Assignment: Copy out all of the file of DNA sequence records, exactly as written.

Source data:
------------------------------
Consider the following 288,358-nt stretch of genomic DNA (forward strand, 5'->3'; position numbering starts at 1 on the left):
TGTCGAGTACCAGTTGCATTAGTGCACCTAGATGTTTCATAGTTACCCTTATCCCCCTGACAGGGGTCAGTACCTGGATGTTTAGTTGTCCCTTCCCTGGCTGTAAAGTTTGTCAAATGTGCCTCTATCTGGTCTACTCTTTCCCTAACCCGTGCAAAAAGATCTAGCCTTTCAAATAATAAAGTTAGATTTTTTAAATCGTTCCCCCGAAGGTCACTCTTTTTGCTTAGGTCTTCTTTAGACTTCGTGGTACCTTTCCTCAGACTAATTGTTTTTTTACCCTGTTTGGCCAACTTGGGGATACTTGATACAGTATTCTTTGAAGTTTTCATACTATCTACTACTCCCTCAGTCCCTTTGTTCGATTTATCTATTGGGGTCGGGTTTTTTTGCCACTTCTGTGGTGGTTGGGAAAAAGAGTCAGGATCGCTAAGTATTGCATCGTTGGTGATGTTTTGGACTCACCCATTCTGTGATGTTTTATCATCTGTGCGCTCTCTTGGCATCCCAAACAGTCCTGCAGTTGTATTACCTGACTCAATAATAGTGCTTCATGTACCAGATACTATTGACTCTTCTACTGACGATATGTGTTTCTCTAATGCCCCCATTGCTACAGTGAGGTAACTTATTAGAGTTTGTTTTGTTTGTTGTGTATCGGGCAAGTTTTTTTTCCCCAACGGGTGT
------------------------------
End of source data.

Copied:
Consider the following 288,358-nt stretch of genomic DNA (forward strand, 5'->3'; position numbering starts at 1 on the left):
TGTCGAGTACCAGTTGCATTAGTGCACCTAGATGTTTCATAGTTACCCTTATCCCCCTGACAGGGGTCAGTACCTGGATGTTTAGTTGTCCCTTCCCTGGCTGTAAAGTTTGTCAAATGTGCCTCTATCTGGTCTACTCTTTCCCTAACCCGTGCAAAAAGATCTAGCCTTTCAAATAATAAAGTTAGATTTTTTAAATCGTTCCCCCGAAGGTCACTCTTTTTGCTTAGGTCTTCTTTAGACTTCGTGGTACCTTTCCTCAGACTAATTGTTTTTTTACCCTGTTTGGCCAACTTGGGGATACTTGATACAGTATTCTTTGAAGTTTTCATACTATCTACTACTCCCTCAGTCCCTTTGTTCGATTTATCTATTGGGGTCGGGTTTTTTTGCCACTTCTGTGGTGGTTGGGAAAAAGAGTCAGGATCGCTAAGTATTGCATCGTTGGTGATGTTTTGGACTCACCCATTCTGTGATGTTTTATCATCTGTGCGCTCTCTTGGCATCCCAAACAGTCCTGCAGTTGTATTACCTGACTCAATAATAGTGCTTCATGTACCAGATACTATTGACTCTTCTACTGACGATATGTGTTTCTCTAATGCCCCCATTGCTACAGTGAGGTAACTTATTAGAGTTTGTTTTGTTTGTTGTGTATCGGGCAAGTTTTTTTTCCCCAACGGGTGT